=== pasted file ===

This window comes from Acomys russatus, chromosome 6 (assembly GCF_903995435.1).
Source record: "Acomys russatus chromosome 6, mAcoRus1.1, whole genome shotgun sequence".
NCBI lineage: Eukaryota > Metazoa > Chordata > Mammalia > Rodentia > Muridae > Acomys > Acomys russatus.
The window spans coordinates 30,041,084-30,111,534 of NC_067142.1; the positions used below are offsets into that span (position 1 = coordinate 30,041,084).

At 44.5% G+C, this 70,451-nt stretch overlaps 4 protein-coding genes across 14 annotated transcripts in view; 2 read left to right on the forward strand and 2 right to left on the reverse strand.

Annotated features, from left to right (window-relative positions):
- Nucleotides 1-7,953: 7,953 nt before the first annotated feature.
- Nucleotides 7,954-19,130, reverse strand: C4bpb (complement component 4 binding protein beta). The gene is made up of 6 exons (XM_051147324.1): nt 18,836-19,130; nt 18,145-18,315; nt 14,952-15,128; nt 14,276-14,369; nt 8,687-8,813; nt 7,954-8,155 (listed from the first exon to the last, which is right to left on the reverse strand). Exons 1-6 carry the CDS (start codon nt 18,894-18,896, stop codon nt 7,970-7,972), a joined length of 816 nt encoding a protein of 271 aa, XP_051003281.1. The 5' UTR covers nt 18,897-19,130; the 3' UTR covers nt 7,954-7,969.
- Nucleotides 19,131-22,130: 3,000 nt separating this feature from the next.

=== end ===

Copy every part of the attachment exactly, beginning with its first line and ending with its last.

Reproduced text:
This window comes from Acomys russatus, chromosome 6 (assembly GCF_903995435.1).
Source record: "Acomys russatus chromosome 6, mAcoRus1.1, whole genome shotgun sequence".
NCBI lineage: Eukaryota > Metazoa > Chordata > Mammalia > Rodentia > Muridae > Acomys > Acomys russatus.
The window spans coordinates 30,041,084-30,111,534 of NC_067142.1; the positions used below are offsets into that span (position 1 = coordinate 30,041,084).

At 44.5% G+C, this 70,451-nt stretch overlaps 4 protein-coding genes across 14 annotated transcripts in view; 2 read left to right on the forward strand and 2 right to left on the reverse strand.

Annotated features, from left to right (window-relative positions):
- Nucleotides 1-7,953: 7,953 nt before the first annotated feature.
- Nucleotides 7,954-19,130, reverse strand: C4bpb (complement component 4 binding protein beta). The gene is made up of 6 exons (XM_051147324.1): nt 18,836-19,130; nt 18,145-18,315; nt 14,952-15,128; nt 14,276-14,369; nt 8,687-8,813; nt 7,954-8,155 (listed from the first exon to the last, which is right to left on the reverse strand). Exons 1-6 carry the CDS (start codon nt 18,894-18,896, stop codon nt 7,970-7,972), a joined length of 816 nt encoding a protein of 271 aa, XP_051003281.1. The 5' UTR covers nt 18,897-19,130; the 3' UTR covers nt 7,954-7,969.
- Nucleotides 19,131-22,130: 3,000 nt separating this feature from the next.